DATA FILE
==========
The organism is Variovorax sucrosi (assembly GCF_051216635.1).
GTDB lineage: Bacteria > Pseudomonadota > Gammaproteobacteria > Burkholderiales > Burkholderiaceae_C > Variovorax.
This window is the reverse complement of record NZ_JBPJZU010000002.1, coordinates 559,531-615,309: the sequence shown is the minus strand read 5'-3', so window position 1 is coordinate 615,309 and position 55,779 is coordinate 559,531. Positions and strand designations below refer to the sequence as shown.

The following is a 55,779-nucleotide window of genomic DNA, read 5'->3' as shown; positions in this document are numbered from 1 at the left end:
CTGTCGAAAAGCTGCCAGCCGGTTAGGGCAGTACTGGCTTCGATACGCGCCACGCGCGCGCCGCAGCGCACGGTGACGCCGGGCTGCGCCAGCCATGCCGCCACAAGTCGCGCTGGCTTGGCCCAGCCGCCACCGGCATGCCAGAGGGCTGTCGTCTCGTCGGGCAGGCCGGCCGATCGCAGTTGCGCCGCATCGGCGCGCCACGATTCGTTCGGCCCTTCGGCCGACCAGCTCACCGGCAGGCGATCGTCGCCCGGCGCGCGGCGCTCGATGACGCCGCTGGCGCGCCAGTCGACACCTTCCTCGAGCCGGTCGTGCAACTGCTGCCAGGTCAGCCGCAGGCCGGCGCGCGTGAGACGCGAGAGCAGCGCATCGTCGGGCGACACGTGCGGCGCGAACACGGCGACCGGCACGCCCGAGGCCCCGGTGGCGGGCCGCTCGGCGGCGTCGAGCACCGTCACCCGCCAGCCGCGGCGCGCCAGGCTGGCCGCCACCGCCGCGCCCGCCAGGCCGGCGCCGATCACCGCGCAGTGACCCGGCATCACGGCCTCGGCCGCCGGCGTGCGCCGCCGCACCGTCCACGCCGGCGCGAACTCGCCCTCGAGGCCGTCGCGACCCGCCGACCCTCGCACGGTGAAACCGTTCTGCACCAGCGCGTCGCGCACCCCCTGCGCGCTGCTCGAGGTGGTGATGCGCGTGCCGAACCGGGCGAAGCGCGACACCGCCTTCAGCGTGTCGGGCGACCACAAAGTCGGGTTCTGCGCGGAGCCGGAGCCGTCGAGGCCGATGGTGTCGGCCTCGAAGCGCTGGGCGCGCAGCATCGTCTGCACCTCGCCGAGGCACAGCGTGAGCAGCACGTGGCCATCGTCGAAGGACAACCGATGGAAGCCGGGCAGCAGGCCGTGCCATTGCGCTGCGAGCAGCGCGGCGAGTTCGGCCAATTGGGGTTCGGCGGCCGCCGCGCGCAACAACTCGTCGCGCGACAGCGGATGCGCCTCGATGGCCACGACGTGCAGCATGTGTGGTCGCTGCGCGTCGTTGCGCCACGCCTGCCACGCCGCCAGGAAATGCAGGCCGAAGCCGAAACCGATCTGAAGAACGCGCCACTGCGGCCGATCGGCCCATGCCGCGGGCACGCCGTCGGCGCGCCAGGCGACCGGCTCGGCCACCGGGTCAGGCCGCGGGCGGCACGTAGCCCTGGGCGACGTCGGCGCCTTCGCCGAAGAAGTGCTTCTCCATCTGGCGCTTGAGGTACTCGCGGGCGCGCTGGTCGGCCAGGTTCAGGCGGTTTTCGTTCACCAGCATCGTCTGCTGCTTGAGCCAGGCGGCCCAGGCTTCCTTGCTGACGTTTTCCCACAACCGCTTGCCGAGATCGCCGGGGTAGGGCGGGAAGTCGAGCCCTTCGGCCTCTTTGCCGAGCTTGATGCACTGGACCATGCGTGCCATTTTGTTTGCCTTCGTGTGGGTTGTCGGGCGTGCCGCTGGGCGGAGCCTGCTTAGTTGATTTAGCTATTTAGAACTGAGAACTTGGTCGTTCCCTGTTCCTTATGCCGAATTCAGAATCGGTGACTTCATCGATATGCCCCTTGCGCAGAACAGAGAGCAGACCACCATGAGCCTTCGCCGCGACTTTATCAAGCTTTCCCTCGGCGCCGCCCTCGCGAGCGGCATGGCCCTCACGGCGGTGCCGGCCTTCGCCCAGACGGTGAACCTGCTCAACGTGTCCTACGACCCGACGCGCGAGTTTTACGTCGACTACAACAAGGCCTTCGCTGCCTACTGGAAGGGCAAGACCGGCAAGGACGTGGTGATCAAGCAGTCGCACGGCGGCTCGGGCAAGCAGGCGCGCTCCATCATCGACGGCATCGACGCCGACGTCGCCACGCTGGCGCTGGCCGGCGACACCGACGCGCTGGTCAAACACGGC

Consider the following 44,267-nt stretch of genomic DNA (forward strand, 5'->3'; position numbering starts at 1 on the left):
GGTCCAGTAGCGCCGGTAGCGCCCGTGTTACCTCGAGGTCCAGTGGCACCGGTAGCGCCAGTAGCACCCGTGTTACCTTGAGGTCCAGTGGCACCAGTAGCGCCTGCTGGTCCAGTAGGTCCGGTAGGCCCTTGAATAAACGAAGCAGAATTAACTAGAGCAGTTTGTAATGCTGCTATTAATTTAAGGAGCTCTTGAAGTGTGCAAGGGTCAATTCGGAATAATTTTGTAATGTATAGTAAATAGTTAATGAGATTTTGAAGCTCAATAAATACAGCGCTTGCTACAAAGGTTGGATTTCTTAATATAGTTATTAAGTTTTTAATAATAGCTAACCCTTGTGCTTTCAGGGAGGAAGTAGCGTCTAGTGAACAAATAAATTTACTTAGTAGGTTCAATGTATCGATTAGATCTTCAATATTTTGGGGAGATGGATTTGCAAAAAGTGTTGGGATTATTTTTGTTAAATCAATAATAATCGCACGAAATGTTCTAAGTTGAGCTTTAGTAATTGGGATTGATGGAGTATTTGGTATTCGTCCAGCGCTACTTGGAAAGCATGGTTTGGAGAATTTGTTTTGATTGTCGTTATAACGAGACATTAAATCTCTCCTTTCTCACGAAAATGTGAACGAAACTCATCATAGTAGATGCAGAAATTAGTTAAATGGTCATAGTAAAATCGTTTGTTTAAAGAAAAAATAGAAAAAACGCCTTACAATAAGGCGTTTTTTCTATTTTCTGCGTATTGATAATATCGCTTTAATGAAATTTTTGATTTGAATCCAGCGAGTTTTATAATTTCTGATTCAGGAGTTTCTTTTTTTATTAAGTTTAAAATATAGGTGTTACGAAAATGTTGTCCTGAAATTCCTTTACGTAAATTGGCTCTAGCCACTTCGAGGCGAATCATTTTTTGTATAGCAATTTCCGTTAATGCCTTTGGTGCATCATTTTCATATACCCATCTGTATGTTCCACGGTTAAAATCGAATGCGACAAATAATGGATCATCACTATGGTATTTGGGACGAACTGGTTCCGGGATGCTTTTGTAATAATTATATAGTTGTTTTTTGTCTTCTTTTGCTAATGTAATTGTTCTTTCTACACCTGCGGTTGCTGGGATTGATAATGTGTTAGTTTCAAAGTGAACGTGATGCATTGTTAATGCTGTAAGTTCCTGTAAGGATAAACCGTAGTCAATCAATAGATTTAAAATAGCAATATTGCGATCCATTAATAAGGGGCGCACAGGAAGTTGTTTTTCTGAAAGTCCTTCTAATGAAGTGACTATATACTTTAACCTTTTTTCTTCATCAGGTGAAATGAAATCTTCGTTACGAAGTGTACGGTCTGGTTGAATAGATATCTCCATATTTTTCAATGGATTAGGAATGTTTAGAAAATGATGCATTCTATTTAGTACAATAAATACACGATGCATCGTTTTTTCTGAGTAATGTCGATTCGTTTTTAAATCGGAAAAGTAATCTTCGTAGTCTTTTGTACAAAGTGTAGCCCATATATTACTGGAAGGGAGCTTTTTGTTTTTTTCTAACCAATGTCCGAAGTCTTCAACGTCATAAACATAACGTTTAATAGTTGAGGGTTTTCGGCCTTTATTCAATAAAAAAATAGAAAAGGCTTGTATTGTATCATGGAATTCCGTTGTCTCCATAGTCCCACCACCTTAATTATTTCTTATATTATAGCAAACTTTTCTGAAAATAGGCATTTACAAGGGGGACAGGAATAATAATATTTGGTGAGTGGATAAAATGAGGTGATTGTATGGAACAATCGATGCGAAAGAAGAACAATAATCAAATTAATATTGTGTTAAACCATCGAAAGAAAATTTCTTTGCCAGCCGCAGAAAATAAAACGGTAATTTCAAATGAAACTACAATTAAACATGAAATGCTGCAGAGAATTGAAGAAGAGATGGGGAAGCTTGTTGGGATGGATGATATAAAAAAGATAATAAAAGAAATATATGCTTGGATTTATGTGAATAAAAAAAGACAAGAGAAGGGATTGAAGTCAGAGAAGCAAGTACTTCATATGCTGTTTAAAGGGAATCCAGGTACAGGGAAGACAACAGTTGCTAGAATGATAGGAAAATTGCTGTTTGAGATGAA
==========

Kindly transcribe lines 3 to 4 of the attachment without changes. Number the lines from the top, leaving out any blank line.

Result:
This window is the reverse complement of record NZ_JBPJZU010000002.1, coordinates 559,531-615,309: the sequence shown is the minus strand read 5'-3', so window position 1 is coordinate 615,309 and position 55,779 is coordinate 559,531. Positions and strand designations below refer to the sequence as shown.

The following is a 55,779-nucleotide window of genomic DNA, read 5'->3' as shown; positions in this document are numbered from 1 at the left end: